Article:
Minnesota Family Law: What You Need to Know About the Adoption Process and How an Attorney Can Help

Adoptions are a great way to expand the family; whether you are a stepparent, a relative, or a first-time mom bringing your baby home, it is a time to celebrate. However, the legal adoption process can be tedious and confusing, leaving parents sometimes feeling overwhelmed. That is why if you are planning to adopt in Minneapolis, let our legal team at Beckman Steen & Lungstrom help you. We will assist you through the whole adoption process and ensure that it is completed as efficiently as possible. To help your adoption journey along, check out the below guidelines of everything you need to know.

Different Types of Adoption

In Minnesota, there are quite a few ways to adopt a child. The following list will explain the most common types of methods that are used in the state, as well as how each one of them works.

  • Agency Adoption: This form of adoption involved placing a child with specific and assigned adoptive parents through either a private agency or a public agency.  Both of these agencies are regulated by the state and the local jurisdictions and are always licensed.
  • Independent Adoption: If there is no agency involved, then this type of adoption is usually referred to as an independent adoption or private adoption. And it requires a direct agreement between the birth parents and the adoptive parents. This type of adoption also usually uses an intermediary, such as an attorney, to oversee and complete the legal documents that are required.
  • International Adoptions: This adoption happens when a parent in Minnesota decides to take over the legal responsibilities of a minor, who is a citizen of another country.
  • Foster Care Adoptions: This is a form of adoption where the child is placed into a home as a foster child. The exception, however, is that the child will become legally free and can be adopted by the foster parents.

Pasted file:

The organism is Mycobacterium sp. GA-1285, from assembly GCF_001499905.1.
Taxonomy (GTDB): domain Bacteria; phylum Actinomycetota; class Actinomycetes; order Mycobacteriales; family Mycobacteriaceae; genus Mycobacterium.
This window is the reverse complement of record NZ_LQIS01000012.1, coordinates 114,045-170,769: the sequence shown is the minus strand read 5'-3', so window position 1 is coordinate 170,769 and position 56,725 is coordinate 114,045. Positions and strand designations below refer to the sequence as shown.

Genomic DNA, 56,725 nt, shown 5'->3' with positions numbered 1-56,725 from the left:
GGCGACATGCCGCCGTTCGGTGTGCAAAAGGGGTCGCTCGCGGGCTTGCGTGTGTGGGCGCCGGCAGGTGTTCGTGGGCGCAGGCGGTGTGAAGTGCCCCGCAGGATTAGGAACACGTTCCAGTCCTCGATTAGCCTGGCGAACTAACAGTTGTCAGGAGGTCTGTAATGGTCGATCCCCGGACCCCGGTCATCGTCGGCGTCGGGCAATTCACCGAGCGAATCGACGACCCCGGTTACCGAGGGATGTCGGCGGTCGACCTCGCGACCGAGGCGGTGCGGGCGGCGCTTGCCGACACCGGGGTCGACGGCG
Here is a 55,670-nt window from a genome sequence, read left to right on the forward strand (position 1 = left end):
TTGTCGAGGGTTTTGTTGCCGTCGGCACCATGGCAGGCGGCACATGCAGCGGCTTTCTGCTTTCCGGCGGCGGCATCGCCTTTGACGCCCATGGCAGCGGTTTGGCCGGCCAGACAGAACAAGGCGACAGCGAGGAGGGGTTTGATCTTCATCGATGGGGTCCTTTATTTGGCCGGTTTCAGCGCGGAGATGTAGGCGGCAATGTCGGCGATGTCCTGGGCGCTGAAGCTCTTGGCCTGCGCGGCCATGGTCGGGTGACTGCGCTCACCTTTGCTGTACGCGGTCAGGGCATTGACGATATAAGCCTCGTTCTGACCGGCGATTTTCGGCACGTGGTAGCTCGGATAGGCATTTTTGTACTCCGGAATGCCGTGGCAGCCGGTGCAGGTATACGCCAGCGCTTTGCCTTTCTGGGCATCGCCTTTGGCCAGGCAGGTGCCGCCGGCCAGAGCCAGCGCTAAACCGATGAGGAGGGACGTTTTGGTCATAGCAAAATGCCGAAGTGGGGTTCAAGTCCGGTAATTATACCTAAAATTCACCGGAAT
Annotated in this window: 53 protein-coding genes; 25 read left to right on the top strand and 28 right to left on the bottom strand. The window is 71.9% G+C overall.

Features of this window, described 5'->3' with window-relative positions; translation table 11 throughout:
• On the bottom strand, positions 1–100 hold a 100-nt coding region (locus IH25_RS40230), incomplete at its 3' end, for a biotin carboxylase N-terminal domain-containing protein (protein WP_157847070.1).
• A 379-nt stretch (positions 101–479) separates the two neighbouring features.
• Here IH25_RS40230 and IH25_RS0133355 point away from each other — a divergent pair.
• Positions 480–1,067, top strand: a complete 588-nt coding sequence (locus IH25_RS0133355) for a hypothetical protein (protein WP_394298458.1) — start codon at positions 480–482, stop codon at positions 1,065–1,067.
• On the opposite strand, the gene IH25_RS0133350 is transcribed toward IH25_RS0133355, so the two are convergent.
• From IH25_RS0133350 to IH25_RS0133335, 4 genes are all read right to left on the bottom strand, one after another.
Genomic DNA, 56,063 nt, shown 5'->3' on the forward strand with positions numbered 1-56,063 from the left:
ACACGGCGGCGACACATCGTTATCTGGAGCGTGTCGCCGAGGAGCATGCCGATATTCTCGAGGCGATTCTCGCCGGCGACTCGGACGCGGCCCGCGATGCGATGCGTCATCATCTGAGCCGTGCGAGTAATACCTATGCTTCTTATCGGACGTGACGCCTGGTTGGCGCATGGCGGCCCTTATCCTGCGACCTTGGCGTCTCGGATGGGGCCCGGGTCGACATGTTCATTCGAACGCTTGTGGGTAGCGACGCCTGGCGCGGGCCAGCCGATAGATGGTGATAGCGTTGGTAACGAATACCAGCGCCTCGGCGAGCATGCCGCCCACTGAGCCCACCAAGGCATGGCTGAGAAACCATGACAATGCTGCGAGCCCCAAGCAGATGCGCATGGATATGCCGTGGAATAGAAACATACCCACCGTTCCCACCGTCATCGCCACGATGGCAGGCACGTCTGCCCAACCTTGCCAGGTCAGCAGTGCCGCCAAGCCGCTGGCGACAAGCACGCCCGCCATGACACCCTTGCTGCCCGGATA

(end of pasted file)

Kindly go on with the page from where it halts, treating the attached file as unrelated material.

• Step-Parent Adoptions: This adoption happens when a stepparent wants to adopt their spouse’s children legally. If both of the child’s biological parents approve the adoption, the process can be quite simple, however, if one of the parents does not agree, or they cannot be located, additional legal proceedings need to be made.
  • Relative Adoptions: Also known as Kinship Adoptions, these adoptions usually result when someone cannot take care of their child, and a family member takes responsibility for legally caring for them. This adoption often happens when the child’s biological parents are legally ordered to stop their parental rights for the following reasons:
    • Drug abuse problems,
    • Imprisonment,
    • Mental health problems,
    • Death

How Can I Adopt a Child in Minnesota?

To qualify for adoption, Minnesota provides the following requirements for individuals who want to adopt:

  • Any individual who resides in the state of Minnesota for more than one year can adopt a child unless the length of residence is reduced to 30 days when it is in the child’s best interest or waived altogether.
  • Even though there is no age limit to adopt in Minnesota, many agencies will indicate their own age conditions.

How Does the Adoption Process Work?

If the above adoption qualification requirements are met, then the adoptive parents will need to undergo a home study, which determines if they are ready to adopt. This home study process involves a documentation phase, a home inspection phase, and an interview phase.

  • Documentation Phase: During this phase, it is required for the adoptive parents to gather essential documentation that will show they are capable of providing the child with a safe and stable home. This information will include financial and health records, as well as a background check.
  • Home Inspection: This phase will require a home study professional to enter the adoptive parent’s home and observe them and their household. The professional uses the home inspection to ensure that the child is safe in their care.
  • Interview: Finally, during the interview phase, a social worker will sit down with each family member individually, and discuss their thoughts about the adoption and decide whether they meet the emotional qualifications to adopt.

Home studies should be conducted as soon as possible and usually take about one to three months to complete.

How An Attorney Can Help

Adoptions are complicated and require a lot of attention to detail when it comes to timelines and paperwork. Whether you are trying to adopt your step-child or taking over for a family member that can no longer take care of their kids, let our legal team help you. Our experienced attorneys will make sure the process is done right and will answer any questions or concerns you may have. For more information, contact Beckman Steen & Lungstrom today.